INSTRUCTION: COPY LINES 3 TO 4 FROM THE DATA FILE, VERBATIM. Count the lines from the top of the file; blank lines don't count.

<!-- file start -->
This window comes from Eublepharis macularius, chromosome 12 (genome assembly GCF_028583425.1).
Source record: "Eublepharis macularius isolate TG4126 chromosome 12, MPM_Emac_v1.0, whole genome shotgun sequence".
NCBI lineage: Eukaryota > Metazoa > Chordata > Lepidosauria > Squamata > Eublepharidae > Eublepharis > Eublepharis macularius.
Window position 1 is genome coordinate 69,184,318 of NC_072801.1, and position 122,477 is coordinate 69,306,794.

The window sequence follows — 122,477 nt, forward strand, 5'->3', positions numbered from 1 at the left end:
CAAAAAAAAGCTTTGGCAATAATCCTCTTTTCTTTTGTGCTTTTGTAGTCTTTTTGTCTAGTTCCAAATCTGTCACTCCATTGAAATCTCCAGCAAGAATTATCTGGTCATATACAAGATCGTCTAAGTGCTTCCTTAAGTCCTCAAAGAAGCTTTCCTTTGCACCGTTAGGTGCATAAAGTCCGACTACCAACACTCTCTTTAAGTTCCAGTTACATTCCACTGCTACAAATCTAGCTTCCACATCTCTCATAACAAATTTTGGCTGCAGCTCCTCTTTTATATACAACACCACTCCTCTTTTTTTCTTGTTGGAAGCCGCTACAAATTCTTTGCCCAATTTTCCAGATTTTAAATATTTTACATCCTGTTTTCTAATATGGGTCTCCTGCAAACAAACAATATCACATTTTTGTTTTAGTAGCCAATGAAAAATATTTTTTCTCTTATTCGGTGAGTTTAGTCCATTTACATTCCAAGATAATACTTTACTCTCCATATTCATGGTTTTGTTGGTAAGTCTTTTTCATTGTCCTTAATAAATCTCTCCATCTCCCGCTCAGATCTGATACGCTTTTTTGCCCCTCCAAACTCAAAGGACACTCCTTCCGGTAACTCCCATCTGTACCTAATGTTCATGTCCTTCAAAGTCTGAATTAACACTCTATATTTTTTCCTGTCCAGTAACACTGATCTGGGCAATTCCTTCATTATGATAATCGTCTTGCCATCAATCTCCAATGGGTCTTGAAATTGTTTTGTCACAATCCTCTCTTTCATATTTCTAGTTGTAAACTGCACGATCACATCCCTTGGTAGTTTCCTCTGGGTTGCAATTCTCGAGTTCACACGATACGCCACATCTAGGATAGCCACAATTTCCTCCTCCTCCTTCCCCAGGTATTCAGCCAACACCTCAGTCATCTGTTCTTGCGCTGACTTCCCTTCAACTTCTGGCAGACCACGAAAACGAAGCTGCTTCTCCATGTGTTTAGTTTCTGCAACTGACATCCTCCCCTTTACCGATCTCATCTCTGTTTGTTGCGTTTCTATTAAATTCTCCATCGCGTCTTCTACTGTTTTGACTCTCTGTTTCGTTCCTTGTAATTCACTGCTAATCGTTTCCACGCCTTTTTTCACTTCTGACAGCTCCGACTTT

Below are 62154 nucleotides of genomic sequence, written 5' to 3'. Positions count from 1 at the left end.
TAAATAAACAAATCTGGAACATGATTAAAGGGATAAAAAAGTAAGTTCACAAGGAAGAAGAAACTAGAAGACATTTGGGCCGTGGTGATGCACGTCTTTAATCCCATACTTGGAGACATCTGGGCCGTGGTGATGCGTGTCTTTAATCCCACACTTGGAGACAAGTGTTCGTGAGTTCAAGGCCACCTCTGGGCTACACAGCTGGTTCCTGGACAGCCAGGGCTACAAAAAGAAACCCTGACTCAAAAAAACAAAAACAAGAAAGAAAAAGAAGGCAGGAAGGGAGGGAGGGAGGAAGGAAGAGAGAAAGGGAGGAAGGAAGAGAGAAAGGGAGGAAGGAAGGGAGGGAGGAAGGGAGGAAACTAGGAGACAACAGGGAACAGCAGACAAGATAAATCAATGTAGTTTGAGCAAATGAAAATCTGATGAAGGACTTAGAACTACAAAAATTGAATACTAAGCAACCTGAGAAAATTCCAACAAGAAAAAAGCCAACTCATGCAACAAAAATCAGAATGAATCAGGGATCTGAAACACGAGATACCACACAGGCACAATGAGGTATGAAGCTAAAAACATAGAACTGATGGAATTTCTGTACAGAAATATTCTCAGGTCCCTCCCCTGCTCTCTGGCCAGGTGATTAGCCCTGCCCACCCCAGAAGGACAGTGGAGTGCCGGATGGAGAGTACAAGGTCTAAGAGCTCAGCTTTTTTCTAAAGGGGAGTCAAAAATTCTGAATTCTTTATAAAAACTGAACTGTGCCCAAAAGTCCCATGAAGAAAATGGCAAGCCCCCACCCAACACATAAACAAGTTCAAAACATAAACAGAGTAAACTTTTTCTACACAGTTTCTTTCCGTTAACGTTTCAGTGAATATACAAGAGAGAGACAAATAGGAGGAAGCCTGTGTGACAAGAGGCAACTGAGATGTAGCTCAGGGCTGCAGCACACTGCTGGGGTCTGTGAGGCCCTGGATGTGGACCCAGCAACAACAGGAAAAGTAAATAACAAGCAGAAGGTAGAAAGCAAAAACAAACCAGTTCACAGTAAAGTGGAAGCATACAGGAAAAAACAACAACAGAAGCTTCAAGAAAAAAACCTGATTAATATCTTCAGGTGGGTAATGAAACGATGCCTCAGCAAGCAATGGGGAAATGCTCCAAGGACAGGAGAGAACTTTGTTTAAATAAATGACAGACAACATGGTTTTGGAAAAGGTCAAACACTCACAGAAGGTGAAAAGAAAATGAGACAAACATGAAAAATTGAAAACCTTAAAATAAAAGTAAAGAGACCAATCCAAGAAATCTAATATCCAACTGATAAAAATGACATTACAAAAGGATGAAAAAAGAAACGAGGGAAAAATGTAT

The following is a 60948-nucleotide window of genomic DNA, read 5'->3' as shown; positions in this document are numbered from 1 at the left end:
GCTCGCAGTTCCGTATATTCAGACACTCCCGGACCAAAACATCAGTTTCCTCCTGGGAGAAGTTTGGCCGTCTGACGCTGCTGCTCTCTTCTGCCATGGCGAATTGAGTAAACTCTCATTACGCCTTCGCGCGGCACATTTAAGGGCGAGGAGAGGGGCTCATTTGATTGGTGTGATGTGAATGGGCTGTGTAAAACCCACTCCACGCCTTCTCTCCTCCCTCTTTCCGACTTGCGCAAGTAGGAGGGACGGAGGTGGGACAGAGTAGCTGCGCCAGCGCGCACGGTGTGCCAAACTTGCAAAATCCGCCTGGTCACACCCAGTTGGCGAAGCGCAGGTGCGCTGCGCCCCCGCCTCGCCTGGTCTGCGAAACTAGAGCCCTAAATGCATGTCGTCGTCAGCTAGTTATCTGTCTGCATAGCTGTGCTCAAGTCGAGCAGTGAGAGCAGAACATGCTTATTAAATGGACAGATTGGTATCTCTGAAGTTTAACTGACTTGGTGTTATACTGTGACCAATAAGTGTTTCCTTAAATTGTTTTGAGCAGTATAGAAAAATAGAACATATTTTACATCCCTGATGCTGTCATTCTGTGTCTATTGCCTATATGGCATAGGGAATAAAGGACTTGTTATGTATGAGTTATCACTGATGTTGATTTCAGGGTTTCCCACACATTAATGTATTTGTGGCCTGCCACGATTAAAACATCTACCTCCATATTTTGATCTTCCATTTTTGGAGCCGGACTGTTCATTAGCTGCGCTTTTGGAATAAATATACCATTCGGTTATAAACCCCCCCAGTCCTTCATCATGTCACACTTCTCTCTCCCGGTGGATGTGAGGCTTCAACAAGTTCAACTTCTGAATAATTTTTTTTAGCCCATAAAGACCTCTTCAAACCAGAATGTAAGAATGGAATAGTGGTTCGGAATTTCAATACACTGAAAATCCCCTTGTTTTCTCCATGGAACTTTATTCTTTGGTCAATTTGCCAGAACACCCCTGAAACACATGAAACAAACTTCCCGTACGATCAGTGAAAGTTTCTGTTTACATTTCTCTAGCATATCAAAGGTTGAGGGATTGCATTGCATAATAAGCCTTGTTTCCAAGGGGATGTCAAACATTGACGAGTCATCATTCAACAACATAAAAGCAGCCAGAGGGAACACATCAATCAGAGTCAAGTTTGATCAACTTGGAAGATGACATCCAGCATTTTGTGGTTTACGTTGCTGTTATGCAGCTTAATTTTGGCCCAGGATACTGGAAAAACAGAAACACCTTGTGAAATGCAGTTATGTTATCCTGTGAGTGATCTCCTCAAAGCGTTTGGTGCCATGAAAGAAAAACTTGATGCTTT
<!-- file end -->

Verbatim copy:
NCBI lineage: Eukaryota > Metazoa > Chordata > Lepidosauria > Squamata > Eublepharidae > Eublepharis > Eublepharis macularius.
Window position 1 is genome coordinate 69,184,318 of NC_072801.1, and position 122,477 is coordinate 69,306,794.